While there are many studies emerging on how many Americans signed up for health insurance benefits through the federal and state-run marketplaces, past research into health insurance demographics and prevalence are important aspects of understanding the healthcare reform law’s impact. The Census Bureau recently implemented changes to the health insurance questions in its Current Population Survey, and some experts are concerned this could cause issues with measuring the performance of the Affordable Care Act.
The new questions are supposed to increase the decades-old survey’s accuracy, but it could end up making it difficult to see how health insurance coverage affordability and availability have changed since the ACA came into effect.
Health insurance comparisons could change under new revisions
According to the Census Bureau, the new health insurance questions were included in the survey beginning in February 2014, and they were developed after 14 years of research and two nationwide tests in 2010 and 2013. The newly designed questions are meant to make it easier for the government to establish an accurate baseline for measuring changes in health coverage under the healthcare reform law.
While the Census Bureau stated the questions were created to better measure the ACA’s impact, critics of the changes have emerged with their concerns. The New York Times reported the questions have been altered to the point that it will be difficult to compare coverage under the ACA with health insurance before the healthcare reform law. In fact, these alterations may not showcase which changes in health coverage are actually due to the ACA. The new questionnaire has been found to achieve different results than the past survey, according to The New York Times, which is one of the primary concerns regarding the changes.
The Fiscal Times reported officials both in favor of and opposed to the ACA are concerned about changing how the government measures health insurance data.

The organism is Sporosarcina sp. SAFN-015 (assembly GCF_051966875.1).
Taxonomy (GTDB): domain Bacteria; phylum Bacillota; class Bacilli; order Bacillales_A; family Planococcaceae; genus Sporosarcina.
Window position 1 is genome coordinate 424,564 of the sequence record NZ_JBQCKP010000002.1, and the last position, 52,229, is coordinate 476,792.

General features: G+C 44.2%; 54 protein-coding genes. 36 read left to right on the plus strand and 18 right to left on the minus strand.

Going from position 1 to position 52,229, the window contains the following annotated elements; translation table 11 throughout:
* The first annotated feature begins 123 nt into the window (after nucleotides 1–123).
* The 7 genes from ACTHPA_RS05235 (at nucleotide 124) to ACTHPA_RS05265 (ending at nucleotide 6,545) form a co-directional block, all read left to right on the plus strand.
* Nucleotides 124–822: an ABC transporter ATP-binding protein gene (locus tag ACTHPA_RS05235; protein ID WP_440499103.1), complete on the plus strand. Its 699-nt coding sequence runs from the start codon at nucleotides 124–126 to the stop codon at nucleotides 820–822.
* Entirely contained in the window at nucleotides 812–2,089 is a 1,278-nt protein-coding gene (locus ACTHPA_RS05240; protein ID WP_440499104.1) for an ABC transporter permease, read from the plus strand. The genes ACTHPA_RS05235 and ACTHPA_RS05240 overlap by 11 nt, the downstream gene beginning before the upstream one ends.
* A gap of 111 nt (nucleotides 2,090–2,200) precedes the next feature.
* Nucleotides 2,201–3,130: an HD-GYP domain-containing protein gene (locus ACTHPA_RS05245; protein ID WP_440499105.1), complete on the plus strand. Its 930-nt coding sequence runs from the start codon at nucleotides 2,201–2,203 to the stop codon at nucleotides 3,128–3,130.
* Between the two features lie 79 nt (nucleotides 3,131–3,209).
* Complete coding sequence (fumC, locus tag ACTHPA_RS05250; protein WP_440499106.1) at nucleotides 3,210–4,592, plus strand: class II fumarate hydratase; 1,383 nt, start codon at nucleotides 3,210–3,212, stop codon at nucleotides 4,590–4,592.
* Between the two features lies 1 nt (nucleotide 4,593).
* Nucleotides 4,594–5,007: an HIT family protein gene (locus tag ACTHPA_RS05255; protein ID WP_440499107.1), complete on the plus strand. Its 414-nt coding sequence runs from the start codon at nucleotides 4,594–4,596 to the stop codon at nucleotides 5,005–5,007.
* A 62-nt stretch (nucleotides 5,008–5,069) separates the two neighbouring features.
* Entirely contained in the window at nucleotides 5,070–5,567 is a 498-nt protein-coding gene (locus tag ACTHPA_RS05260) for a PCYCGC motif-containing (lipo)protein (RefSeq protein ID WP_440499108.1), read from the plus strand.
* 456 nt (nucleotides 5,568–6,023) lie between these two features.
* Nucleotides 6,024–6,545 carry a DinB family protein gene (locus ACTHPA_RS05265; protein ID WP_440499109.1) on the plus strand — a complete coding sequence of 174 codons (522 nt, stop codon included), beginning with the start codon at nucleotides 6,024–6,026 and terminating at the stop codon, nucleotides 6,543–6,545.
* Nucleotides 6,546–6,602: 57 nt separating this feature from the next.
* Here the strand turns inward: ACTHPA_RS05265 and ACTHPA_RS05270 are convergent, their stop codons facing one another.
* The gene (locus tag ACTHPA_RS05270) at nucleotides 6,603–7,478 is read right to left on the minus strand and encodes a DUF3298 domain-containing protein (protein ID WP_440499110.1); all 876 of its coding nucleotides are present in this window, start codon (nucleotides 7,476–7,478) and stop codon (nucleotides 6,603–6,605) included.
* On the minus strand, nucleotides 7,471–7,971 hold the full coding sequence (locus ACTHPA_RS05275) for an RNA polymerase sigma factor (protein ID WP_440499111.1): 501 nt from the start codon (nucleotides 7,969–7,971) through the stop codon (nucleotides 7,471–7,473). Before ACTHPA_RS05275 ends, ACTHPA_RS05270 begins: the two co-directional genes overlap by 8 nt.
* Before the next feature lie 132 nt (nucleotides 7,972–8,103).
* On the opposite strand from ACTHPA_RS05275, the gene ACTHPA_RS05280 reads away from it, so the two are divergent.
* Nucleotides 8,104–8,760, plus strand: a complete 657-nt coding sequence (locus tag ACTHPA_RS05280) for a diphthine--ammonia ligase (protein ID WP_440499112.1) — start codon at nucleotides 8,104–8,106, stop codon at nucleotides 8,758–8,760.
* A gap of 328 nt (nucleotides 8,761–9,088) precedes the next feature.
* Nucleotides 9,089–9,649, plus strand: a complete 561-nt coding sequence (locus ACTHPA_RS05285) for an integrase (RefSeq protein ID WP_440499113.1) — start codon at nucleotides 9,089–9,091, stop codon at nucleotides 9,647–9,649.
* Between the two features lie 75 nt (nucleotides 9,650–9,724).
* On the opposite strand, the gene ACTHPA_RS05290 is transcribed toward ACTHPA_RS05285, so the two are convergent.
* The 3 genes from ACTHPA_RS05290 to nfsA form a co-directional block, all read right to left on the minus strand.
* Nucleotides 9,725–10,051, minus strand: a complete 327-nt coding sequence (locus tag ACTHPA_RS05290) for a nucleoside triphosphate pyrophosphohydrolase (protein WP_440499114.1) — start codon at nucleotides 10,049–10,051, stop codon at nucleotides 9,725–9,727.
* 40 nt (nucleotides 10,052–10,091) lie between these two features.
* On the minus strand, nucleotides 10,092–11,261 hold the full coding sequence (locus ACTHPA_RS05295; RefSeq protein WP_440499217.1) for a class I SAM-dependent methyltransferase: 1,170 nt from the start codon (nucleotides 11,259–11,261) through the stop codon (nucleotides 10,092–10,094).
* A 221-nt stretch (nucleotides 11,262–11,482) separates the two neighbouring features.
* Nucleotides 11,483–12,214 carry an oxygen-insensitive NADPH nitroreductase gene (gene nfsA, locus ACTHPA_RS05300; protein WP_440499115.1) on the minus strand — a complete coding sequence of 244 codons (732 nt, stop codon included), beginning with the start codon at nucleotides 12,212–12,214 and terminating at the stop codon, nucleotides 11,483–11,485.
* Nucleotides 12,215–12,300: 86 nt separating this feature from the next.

John H. Thompson, director of the Census Bureau, told The Washington Post the agency made these changes in full knowledge of how they would impact the ACA.
“This has been a scientific process, and that’s the way we operate,” Thomason said. “I don’t understand where all these concerns come from suddenly. We pride ourselves on being a statistical agency that produces objective, nonpartisan and high-quality information. That’s our mission.”
The agency’s method of questioning Americans on the new survey is supposed to help reconstruct their insurance history, The New York Times explained. The previously used questionnaire asked people whether they had health coverage in the prior year, while the new survey starts by asking Americans if they have health insurance at the time of the survey and then works backward with follow-up questions to try to determine the person’s coverage history. This ability to recreate coverage history is exciting to some, despite the opposition to the new survey.
There may be concerns about the new survey, but The New York Times reported the questionnaire does ask whether people received their coverage through the health insurance exchanges. Being able to determine enrollment figures through the survey is one positive of the changes, as the bureau will now be able to examine the prevalence of subsidized private insurance compared to coverage through the government.
Reengineering the health insurance questions in the Current Population Survey may make it difficult to see just how much the ACA has affected coverage, but it will end up creating a baseline for health insurance under the law and enrollment through the exchanges. Overhauling the survey now may not have been the best choice, according to some experts, but it may have been necessary to understand the extent of the ACA.